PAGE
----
A variation of this third way comes with the use of a lectionary oriented to the church year. In recent years many denominations have begun to use the three-year Common Lectionary or some variation thereof. This practice has had the effect not only of increasing the amount of Scripture heard and preached in such churches but also of reviving the liturgical use of psalmody.
Those churches who follow the lectionary read three biblical passages each Sunday, one from the Old Testament, one from the New Testament epistles (including the Acts or the Revelation), and one from the Gospels. In between the reading of the Old and New Testament lessons a Psalm is appointed to be said or sung, one that generally relates in some way to one or more of the lectionary texts. For example, on Christmas Day the appointed Psalm will be either 96, 97 or 98 depending on whether it falls in year A, B, or C in the three-year cycle. On Ash Wednesday Psalm 51 is read every year, as is Psalm 22 on Good Friday. On the first Sunday in Lent Psalms 130, 6, and 91 are read during years A, B and C respectively.
In adopting the new lectionary many churches that have historically been weak in the singing of psalms have now made the psalter an integral part of their liturgies. The lectionary has transformed Roman, Anglican, Lutheran, and other churches into psalm-singing churches. It is becoming increasing less probable that one can attend the liturgy of these churches without hearing at least one psalm. The lectionary is not, of course, the only way to revive the liturgical use of psalmody, but it is a significant means to this end. Moreover, unlike the first way of using the psalms, the "psalm-of-the-day" approach ensures a place for at least one psalm in the liturgy. Those congregations that are weak in psalm-singing would do well to consider the use of some variety of the three-year lectionary.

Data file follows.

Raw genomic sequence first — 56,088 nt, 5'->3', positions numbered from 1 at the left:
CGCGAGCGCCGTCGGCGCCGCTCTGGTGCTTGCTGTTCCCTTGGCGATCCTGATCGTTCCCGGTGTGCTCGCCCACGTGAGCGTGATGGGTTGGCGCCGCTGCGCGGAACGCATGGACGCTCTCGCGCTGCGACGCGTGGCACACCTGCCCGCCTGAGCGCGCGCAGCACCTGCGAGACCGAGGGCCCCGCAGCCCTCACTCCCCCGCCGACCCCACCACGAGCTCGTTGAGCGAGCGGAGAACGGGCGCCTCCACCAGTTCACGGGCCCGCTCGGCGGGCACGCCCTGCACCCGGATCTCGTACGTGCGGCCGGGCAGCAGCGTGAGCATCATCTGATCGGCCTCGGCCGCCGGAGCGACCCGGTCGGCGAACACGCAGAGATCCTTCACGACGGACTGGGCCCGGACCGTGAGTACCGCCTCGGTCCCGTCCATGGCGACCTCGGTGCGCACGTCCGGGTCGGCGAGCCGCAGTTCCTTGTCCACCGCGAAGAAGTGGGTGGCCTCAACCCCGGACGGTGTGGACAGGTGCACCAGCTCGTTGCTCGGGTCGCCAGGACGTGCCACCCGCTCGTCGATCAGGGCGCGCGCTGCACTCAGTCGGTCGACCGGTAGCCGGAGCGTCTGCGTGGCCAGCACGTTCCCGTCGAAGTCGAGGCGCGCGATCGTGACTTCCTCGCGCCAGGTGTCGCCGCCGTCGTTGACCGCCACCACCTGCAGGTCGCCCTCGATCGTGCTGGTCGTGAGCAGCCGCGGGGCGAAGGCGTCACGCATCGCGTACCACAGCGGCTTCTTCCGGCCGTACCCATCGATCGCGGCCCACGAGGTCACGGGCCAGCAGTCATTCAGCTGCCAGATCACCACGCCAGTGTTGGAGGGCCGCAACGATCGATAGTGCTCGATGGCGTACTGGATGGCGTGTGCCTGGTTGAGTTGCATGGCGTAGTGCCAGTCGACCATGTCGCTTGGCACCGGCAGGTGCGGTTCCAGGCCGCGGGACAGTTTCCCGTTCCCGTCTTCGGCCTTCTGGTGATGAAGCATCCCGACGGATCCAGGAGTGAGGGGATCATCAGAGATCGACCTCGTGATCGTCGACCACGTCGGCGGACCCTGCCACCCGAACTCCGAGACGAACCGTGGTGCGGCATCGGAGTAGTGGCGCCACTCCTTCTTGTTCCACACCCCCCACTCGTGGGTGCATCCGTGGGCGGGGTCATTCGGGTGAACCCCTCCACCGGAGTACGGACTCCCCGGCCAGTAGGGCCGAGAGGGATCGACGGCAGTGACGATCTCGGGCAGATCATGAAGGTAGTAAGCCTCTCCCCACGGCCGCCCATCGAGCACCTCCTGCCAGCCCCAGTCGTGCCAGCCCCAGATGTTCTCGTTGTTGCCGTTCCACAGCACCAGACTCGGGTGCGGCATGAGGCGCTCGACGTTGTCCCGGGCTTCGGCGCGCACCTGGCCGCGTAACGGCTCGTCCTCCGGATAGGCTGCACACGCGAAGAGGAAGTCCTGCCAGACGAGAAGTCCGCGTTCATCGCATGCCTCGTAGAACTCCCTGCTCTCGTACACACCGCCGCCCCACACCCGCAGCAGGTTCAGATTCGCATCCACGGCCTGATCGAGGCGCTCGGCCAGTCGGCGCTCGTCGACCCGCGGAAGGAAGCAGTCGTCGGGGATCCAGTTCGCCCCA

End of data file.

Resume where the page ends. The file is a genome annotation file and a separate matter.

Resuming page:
Which of these ways of using the psalms is the best or the "most Reformed"? The "psalm-of-the-day" approach? Or the approach whereby several psalms are used in the course of the liturgy? I would suggest that neither of these is any more Reformed than the other and that, furthermore, both are mutually compatible and ought to be put to use. One can easily envision an Faster communion liturgy in which Psalm 118 is sung as the appointed psalm in accordance with the lectionary and Psalm 103 is sung after the reception of the elements. Both of these ways of using the psalms work well together and have a long tradition within the Christian church as a whole.
In the next Issue of RW, David Koyzis will compare metrical psalmody with chanted psalmody and explore new ways of singing the psalms.